On October 11, 2016, PHMSA released a Policy Statement notifying owners and operators of oil and gas pipelines that it is finally making its civil penalty framework publicly accessible, and that respondents may now request proposed civil penalty calculations in enforcement actions.
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A previously abandoned natural gas pipeline exploded in Seattle, Washington on March 9, 2016, injuring nine firefighters, destroyed two buildings, and damaged multiple nearby structures.  The entity responsible for regulating intrastate and interstate gas pipelines in the state, the Washington Utilities and Transportation Commission, recently released a report from its investigation of the incident, concluding that it was caused by (1) external damage to the above-ground portion of the service line; and (2) improper abandonment of the line, which had not been cut and capped when it was taken out of service in 2004.  The report highlights the importance of adhering to federal regulatory requirements concerning proper pipeline abandonment, which was also the subject of a recent PHMSA Advisory Bulletin issued in response to a Congressional directive in the 2016 PIPES Act.

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Taking the first step to implement its new emergency order authority, PHMSA has issued an interim final rule which will be effective immediately upon publication in the Federal Register. Final rules must be issued by March 19, 2017, but PHMSA will accept and consider comments filed within 60 days of publication.
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PHMSA issued an advisory to operators regarding the applicability of its safety regulations to idled, inactive and abandoned pipe. Congress directed PHMSA to issue such an advisory in the recent PIPES Act of 2016, in response to several high profile incidents involving idled pipe.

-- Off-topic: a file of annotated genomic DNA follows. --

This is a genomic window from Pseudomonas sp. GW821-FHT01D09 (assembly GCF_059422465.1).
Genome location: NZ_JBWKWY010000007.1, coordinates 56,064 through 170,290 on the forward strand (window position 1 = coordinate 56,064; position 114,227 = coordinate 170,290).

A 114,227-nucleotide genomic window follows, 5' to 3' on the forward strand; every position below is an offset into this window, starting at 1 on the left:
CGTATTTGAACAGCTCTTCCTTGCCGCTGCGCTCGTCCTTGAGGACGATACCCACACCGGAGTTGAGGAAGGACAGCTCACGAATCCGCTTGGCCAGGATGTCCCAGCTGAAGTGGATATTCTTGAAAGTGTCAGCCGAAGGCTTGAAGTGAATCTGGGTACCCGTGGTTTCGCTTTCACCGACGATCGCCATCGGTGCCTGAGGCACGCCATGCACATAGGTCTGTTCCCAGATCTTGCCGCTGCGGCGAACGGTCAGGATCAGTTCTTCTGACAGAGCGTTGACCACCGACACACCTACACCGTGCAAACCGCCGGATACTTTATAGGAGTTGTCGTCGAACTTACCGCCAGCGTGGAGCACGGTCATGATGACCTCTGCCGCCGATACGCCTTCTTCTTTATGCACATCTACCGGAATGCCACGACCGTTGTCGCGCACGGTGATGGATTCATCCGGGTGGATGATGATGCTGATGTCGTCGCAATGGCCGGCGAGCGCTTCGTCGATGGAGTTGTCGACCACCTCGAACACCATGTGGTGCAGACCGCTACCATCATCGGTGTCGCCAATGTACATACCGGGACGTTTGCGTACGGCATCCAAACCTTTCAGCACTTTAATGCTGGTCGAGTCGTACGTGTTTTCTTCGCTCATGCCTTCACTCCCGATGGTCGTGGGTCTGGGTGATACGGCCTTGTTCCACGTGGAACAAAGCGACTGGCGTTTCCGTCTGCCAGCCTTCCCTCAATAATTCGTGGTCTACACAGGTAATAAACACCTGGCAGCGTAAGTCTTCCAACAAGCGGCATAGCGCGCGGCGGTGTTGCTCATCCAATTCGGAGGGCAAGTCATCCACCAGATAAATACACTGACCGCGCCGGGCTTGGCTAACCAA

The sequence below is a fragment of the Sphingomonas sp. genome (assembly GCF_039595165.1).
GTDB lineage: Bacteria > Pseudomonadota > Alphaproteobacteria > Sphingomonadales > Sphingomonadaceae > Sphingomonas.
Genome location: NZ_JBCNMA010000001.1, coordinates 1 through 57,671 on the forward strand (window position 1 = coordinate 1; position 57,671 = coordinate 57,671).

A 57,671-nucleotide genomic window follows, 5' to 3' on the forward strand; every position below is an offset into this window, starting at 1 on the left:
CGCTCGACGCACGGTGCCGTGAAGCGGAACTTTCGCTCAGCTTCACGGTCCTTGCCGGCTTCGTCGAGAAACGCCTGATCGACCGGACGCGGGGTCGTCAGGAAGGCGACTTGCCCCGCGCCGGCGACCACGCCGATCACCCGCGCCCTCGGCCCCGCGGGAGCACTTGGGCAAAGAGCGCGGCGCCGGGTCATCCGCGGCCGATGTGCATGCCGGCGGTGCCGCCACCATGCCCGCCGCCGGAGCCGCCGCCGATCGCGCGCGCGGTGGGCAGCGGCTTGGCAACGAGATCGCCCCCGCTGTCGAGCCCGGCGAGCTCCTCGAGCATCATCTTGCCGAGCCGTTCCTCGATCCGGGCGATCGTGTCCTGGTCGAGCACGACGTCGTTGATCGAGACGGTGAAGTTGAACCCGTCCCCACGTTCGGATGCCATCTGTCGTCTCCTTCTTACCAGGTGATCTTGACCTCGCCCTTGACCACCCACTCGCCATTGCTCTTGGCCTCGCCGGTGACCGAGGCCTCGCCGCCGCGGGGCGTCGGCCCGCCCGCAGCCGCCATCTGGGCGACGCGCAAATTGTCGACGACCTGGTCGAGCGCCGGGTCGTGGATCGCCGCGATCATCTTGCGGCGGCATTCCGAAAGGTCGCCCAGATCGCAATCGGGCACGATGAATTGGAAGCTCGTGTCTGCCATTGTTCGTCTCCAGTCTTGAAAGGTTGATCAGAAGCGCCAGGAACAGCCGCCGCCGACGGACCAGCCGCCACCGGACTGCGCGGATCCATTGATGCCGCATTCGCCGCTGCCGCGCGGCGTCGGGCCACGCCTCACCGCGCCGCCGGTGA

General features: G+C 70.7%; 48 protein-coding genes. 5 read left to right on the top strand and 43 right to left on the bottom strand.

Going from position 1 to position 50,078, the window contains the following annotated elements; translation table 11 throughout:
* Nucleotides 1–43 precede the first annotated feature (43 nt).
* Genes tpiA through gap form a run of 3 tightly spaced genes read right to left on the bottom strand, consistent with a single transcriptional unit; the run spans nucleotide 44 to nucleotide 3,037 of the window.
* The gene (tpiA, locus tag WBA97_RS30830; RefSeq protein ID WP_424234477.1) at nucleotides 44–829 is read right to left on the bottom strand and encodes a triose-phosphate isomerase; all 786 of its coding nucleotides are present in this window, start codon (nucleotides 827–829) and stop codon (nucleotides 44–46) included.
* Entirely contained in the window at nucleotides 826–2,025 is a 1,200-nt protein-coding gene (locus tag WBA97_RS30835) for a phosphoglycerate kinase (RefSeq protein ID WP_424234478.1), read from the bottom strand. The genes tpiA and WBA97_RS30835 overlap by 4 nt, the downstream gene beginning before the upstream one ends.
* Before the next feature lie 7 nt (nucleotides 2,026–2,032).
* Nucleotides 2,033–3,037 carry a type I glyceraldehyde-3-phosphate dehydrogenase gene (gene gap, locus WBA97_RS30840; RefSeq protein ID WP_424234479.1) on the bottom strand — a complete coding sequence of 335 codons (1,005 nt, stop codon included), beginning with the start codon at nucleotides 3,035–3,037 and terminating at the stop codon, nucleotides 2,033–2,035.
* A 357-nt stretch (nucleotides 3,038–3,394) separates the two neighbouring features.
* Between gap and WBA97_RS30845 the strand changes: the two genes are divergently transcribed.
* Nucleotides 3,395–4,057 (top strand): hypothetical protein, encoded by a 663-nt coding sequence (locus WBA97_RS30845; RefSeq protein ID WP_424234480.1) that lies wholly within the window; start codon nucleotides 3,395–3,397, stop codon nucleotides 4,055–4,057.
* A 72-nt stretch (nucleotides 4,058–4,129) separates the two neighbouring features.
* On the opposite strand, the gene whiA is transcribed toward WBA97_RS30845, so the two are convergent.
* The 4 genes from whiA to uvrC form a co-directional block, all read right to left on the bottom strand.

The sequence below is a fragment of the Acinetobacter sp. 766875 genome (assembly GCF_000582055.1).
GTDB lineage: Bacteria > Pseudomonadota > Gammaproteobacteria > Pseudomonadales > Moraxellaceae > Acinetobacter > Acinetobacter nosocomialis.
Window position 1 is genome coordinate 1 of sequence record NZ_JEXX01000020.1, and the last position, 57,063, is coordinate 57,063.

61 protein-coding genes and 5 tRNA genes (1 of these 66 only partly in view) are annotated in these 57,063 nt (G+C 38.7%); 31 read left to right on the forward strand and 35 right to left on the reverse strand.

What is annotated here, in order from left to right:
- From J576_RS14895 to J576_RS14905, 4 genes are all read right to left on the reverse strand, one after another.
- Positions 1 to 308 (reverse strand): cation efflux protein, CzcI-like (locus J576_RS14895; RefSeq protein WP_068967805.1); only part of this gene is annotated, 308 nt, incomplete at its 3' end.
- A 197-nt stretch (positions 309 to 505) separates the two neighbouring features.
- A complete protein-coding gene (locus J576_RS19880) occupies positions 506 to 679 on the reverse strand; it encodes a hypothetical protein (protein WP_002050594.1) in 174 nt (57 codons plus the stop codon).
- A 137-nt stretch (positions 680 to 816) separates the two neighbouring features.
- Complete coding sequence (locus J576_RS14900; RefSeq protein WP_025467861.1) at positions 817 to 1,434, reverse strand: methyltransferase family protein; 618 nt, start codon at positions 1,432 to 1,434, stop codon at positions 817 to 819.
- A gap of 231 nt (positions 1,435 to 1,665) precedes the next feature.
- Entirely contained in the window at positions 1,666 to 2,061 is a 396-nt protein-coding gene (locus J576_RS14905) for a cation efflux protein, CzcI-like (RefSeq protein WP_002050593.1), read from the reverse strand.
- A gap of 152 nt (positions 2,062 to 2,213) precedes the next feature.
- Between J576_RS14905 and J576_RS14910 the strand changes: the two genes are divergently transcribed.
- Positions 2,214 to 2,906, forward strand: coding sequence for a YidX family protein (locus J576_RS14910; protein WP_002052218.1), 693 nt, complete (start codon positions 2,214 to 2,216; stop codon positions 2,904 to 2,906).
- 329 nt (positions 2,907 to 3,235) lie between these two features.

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Barring any near catastrophic, unanticipated global event, the U.S. oil and gas industry should see a bottom to the market in 2016, and the beginning of a return to a more balanced and profitable recovery.  But that economic recovery will be set against a new global backdrop.  The well-documented expansion of oil and gas shale resources over the past 5 to 8 years increased U.S. production markedly.  By 2015, the U.S. had become the world’s largest producer of oil and gas.  That occurred as the U.S. was recovering from a severe recession, and while global demand for oil and gas held steady.  OPEC, Russia, Venezuela and other producing countries all chose not to cut back in production, for fear of losing market share to the new U.S. source of supply.  Those facts led to oversupply, and a significant reduction in price for U.S. oil and gas products.  The predicted drop in price of crude to $30/bbl occurred in 2015, then dropped below $30 in early 2016.  And while the global price of oil and gas remained suppressed, the U.S. supply of stored oil and gas inventory hit record highs by the end of 2015.

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As the September 30th deadline for the Pipeline Safety Act reauthorization draws near, the Senate Committee on Commerce, Science, and Transportation convened a pipeline safety field hearing in Billings, Montana and recently scheduled a second hearing for September 29th in Washington, DC.
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